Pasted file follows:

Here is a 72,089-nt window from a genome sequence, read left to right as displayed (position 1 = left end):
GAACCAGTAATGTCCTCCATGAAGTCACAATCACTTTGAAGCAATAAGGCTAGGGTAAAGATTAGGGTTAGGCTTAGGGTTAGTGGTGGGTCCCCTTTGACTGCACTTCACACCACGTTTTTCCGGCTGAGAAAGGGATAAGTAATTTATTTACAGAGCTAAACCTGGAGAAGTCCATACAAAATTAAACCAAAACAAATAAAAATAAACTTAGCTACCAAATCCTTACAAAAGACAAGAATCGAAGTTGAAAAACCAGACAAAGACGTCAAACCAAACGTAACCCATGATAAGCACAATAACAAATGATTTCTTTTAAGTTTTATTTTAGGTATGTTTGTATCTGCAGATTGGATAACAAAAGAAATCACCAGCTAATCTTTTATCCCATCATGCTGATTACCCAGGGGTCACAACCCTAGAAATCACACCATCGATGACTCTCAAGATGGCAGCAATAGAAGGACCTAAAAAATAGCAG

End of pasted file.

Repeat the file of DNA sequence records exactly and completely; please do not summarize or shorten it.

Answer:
Here is a 72,089-nt window from a genome sequence, read left to right as displayed (position 1 = left end):
GAACCAGTAATGTCCTCCATGAAGTCACAATCACTTTGAAGCAATAAGGCTAGGGTAAAGATTAGGGTTAGGCTTAGGGTTAGTGGTGGGTCCCCTTTGACTGCACTTCACACCACGTTTTTCCGGCTGAGAAAGGGATAAGTAATTTATTTACAGAGCTAAACCTGGAGAAGTCCATACAAAATTAAACCAAAACAAATAAAAATAAACTTAGCTACCAAATCCTTACAAAAGACAAGAATCGAAGTTGAAAAACCAGACAAAGACGTCAAACCAAACGTAACCCATGATAAGCACAATAACAAATGATTTCTTTTAAGTTTTATTTTAGGTATGTTTGTATCTGCAGATTGGATAACAAAAGAAATCACCAGCTAATCTTTTATCCCATCATGCTGATTACCCAGGGGTCACAACCCTAGAAATCACACCATCGATGACTCTCAAGATGGCAGCAATAGAAGGACCTAAAAAATAGCAG